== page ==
A detailed list of suitable polymeric dispersants is disclosed by MC CUTCHEON, Functional Materials, North American Edition, Glen Rock, N.J.: Manufacturing Confectioner Publishing Co., 1990, pp. 110-129.

The pigmented dispersion can contain one polymeric dispersant or a mixture of two or more polymeric dispersants to improve the dispersion stability further. Also, surfactants can be used as pigment dispersants, thus a combination of a polymeric dispersant with a surfactant is also possible.

The polymeric dispersant is used in the pigmented dispersion in an amount preferably of 2 to 600 wt %, more preferably 5 to 200 wt % based on the weight of the pigment.

Polymers useful as pigment dispersants include naturally occurring polymers, and specific examples thereof include: proteins, such as glue, gelatine, casein, and albumin; naturally occurring rubbers, such as gum arabic and tragacanth; glucosides such as saponin; alginic acid and alginic acid derivatives, such as propylene glycol alginate; and cellulose derivatives, such as methyl cellulose, carboxymethyl cellulose and ethylhydroxy cellulose; wool and silk, and synthetic polymers.

Suitable copolymeric dispersants include acrylic acid/acrylonitrile copolymer, vinyl acetate/acrylic ester copolymer, acrylic acid/acrylic ester copolymer, styrene/acrylic acid copolymer, styrene/methacrylic acid copolymer, styrene/methacrylic acid/acrylic ester copolymer, styrene/α-methylstyrene/acrylic acid copolymer, styrene/α-methylstyrene/acrylic acid/acrylic ester copolymer, styrene/maleic acid copolymer, styrene/maleic anhydride copolymer, vinylnaphthalene/acrylic acid copolymer, vinylnapthalene/maleic acid copolymer, vinyl acetate/ethylene copolymer, vinyl acetate/fatty acid/ethylene copolymer, vinyl acetate/maleic ester copolymer, vinyl acetate/crotonic acid copolymer, vinyl acetate/acrylic acid copolymer.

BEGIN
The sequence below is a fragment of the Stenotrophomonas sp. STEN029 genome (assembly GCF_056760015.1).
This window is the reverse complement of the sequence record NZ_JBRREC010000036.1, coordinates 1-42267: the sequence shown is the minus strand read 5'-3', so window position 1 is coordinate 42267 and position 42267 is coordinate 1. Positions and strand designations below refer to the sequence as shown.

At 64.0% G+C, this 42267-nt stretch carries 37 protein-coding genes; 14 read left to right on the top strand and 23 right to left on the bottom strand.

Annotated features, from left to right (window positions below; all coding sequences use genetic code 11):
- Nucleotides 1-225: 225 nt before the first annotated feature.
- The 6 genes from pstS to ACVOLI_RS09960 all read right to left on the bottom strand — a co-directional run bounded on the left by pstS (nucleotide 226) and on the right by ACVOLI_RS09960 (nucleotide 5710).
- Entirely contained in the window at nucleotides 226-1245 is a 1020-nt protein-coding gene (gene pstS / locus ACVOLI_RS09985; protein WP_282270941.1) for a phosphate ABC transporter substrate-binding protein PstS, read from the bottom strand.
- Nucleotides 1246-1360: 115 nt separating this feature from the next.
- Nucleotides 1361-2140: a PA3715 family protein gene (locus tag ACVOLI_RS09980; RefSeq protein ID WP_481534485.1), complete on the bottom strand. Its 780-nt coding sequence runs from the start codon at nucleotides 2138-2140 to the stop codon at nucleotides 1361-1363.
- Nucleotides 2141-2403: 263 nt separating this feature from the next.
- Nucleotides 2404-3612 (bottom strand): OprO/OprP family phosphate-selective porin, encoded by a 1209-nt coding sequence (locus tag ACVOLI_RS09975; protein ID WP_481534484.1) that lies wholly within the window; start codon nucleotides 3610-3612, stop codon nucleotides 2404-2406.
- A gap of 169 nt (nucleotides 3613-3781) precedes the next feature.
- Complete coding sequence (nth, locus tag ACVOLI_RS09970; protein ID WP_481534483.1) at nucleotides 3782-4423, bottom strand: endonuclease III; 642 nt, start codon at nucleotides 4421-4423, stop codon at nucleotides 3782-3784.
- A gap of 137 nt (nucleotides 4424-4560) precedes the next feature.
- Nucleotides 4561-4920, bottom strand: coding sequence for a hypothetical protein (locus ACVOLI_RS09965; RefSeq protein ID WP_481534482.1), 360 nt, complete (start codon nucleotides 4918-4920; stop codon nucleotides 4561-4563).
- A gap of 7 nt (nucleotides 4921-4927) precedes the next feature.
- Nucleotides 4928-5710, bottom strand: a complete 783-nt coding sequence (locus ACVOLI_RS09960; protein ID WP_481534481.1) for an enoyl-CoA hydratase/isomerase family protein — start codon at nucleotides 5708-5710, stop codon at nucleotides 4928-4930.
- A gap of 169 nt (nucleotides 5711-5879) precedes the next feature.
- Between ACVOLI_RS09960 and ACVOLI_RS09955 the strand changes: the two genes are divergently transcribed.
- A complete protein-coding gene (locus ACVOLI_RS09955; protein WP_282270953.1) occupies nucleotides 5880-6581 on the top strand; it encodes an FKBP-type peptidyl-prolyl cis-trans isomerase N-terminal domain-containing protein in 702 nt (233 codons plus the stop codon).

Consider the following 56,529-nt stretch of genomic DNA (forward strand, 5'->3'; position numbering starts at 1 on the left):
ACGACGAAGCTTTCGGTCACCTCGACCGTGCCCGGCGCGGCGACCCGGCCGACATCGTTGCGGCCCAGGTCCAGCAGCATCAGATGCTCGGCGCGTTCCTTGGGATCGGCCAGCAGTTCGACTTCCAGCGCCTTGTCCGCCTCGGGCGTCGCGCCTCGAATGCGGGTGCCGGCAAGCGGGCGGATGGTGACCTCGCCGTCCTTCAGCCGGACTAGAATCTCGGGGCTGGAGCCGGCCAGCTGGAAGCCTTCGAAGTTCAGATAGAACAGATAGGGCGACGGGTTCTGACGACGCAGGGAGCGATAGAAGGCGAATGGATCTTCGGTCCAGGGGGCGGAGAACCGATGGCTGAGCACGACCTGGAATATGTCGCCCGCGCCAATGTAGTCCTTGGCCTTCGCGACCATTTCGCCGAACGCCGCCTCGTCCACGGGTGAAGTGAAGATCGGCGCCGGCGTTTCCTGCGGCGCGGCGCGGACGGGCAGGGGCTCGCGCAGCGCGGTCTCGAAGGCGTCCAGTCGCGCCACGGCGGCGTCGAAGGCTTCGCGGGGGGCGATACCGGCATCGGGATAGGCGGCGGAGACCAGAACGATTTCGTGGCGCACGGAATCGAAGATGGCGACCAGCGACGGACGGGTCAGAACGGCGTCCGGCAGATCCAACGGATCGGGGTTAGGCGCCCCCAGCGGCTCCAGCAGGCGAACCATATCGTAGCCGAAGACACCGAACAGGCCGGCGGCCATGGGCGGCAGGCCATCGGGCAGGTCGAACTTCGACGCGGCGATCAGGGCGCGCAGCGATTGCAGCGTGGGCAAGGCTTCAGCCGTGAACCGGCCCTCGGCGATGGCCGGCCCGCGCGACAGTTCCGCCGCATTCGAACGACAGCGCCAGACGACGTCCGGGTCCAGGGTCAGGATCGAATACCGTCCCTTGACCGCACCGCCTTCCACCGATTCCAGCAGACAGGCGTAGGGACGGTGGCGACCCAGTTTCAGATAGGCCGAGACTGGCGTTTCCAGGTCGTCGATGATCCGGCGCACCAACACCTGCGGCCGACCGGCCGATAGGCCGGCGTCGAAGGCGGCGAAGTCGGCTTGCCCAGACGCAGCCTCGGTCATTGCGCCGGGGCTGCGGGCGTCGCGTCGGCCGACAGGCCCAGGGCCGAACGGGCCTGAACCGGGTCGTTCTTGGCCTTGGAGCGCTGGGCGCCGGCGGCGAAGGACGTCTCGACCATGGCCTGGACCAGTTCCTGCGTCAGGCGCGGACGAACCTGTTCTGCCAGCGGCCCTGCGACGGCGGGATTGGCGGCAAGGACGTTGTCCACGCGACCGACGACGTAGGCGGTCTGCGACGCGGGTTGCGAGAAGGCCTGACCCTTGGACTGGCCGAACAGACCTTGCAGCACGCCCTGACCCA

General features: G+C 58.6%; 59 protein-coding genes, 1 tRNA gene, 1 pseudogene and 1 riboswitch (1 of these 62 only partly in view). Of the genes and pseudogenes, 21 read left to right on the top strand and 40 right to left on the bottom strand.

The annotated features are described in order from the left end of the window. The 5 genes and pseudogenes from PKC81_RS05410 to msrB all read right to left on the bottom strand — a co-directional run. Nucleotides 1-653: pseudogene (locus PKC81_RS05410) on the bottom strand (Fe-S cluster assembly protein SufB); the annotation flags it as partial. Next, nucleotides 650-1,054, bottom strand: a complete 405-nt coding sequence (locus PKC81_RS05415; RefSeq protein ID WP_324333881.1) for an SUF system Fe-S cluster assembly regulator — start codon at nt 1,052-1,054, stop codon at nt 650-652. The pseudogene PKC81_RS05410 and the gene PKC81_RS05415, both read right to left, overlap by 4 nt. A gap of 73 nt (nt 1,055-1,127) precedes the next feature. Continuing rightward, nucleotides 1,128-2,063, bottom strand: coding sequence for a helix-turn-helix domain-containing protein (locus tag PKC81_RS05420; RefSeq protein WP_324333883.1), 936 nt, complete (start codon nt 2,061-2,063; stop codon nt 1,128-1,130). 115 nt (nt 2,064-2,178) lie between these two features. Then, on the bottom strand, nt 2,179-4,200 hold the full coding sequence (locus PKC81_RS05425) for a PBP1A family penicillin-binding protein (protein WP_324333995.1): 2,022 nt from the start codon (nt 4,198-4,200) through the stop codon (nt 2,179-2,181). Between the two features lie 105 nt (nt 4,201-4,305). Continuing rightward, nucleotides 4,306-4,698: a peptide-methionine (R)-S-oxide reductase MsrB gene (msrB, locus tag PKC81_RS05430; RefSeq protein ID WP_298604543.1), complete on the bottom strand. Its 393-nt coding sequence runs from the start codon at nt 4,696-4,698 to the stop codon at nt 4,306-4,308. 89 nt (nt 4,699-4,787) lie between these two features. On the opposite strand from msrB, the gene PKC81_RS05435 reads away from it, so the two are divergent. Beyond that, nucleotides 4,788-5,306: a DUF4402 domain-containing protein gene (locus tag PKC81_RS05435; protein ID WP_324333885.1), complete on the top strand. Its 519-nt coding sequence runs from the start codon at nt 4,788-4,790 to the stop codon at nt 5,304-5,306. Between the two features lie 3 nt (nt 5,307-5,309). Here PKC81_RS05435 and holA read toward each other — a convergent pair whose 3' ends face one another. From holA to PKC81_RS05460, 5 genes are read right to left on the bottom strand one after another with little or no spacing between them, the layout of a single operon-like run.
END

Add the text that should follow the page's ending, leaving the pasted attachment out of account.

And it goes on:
Suitable chemistries of copolymeric dispersants also include:

    • copolymers which are the product of a condensation process of poly(ethylene imine) with a carboxylic acid terminated polyester (made by addition polymerization);
    • copolymers which are the product of a reaction of multifunctional isocyanate with a mono-substituted active H-containing compound like polyester, with a compound containing two active hydrogens (like a polyether) which serves as a cross-linking agent and the residual isocyanates being transformed to carbamates or urea with compounds containing active hydrogens and a N-containing ring.

Commercial examples of polymeric dispersants suitable for aqueous inkjet inks include DISPERBYK™ dispersants available from BYK CHEMIE GMBH; SOLSPERSE™ dispersants available from NOVEON; TEGO™ DISPERS™ dispersants from DEGUSSA; EDAPLAN™ dispersants from MÜNZING CHEMIE; ETHACRYL™ dispersants from LYONDELL; GANEX™ dispersants from ISP; DISPEX™ and EFKA™ dispersants from CIBA SPECIALTY CHEMICALS INC; DISPONER™ dispersants from DEUCHEM; and JONCRYL™ dispersants from JOHNSON POLYMER.